Courtesy Pamela Peters
Teri Greeves, Steven Paul Judd, and Raven Chacon are among the forty-four artists and designers awarded this year’s United States Artists Fellowships.

2016 USA Artist Fellowship Winners include Teri Greeves, Raven Chacon and Steve Paul Judd

Alex Jacobs

Teri Greeves, Steven Paul Judd, and Raven Chacon are among the forty-four artists and designers awarded this year’s United States Artists Fellowships.

Teri Greeves (Kiowa)

Based in Santa Fe, New Mexico, Greeves is a jeweler, bead-worker and visual artist; she has won awards at the Santa Fe Indian Market, the Heard Museum and a residency at the School of American Research. She was featured in the PBS television series, Craft in America; exhibited at the Museum of Art and Design, the Brooklyn Museum, and the Crystal Bridges Museum. She was included in Native Fashion Now at the Peabody Essex Museum, and which is currently touring; her work has been collected by the Smithsonian’s National Museum of the American Indian, the British Museum, the Heard Museum, and the Portland Art Museum.

Greeves mixes traditional style Plains arts with a pop art aesthetic as seen in her beaded boots and sneakers. She and her sister, Keri Ataumbi, were honored as Living Treasures at the Museum of Indian Art and Culture in Santa Fe. Their mother, Jeri Ah-be-hill, was honored at MIAC last year.

Greeves was selected as a USA Distinguished Fellow in the traditional arts category, and released this statement. “I am honored to receive this amazing recognition from United States Artists. The Fellowship represents the gift of time… to experiment, to learn new skills, research, and create.  

I have had a few ideas that I’ve set aside, pieces that I’ve wanted to make but haven’t had the time to pick up the skills to see them come alive.  My plans are to hit the ground running, I have a lot of experimenting to do before I can even sew down the first bead... As for what I will be making, there is so much shifting in this world right now, the life of this planet is at a crossroads and as a Native artist, as a Kiowa woman, as a mother, I know that my feelings and prayers for this world will be at the heart of any new work.”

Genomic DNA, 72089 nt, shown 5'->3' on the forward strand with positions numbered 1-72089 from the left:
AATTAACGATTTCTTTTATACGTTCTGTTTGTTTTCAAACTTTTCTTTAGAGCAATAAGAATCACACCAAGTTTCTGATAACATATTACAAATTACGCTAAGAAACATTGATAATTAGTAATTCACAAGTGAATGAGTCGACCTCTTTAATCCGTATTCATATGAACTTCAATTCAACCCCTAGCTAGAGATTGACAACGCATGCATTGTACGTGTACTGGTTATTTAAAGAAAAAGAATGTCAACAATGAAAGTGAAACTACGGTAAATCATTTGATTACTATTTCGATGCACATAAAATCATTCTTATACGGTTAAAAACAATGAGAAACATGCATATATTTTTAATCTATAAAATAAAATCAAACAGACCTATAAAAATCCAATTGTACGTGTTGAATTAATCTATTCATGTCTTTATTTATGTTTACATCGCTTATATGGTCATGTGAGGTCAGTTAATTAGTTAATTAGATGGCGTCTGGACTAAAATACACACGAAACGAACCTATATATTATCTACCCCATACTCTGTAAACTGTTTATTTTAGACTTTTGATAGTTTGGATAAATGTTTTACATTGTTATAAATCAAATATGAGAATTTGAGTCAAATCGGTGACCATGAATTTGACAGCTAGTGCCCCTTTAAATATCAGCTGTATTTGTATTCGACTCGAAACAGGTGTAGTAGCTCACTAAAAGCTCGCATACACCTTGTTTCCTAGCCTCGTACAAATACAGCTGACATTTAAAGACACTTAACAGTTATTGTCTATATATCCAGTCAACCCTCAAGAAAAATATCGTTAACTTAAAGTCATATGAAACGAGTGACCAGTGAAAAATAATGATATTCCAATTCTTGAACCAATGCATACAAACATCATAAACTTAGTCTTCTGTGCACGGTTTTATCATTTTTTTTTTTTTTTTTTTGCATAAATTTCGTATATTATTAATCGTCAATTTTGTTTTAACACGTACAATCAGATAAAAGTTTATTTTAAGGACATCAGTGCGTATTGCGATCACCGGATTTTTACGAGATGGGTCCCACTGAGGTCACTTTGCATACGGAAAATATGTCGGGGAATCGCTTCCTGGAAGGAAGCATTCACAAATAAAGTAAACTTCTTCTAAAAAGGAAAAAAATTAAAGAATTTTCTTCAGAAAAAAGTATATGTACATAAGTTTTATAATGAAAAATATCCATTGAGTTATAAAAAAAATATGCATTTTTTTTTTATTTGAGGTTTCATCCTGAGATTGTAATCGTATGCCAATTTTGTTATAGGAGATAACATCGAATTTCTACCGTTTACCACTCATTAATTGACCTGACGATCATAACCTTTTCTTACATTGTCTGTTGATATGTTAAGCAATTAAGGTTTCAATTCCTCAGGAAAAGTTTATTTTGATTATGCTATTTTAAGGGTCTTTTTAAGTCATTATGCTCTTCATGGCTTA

Raven Chacon (Dine’)

Chacon was selected as a USA Distinguished Fellow in the music category. Chacon is an award-winning musician, based in Albuquerque, New Mexico. He is a composer of chamber music, a performer of experimental noise music, and an installation artist. He has been building his own instruments for creating new sounds since he was a child growing up in Chinle. Chacon performs as a solo artist as well as with numerous ensembles in the Southwest and is also a member of the Native American arts collective Postcommodity.

As an educator, Chacon has served as composer-in-residence for the Native American Composer Apprentice Project (NACAP) since 2004, teaching string quartet composition to hundreds of American Indian high school students living on reservations in the Southwest. Under his instruction, this project was awarded the National Arts and Humanities Youth Program Award from The President’s Committee on the Arts and the Humanities in 2011. Chacon has performed in Vancouver, Venice, San Francisco, New York, Sydney, Montreal and a sound installation at Chaco Canyon.

Steven Paul Judd (Kiowa/Choctaw)

Judd is from Oklahoma and is a visual artist who mashes up Native experiences and American pop culture in sly and humorous ways. Judd was awarded a USA Hatch Fellow for Media, for his work as a filmmaker, director, screenwriter, and writer of fiction. He’s a member of the Writers Guild of America and served as staff writer for a Disney XD Comedy Series.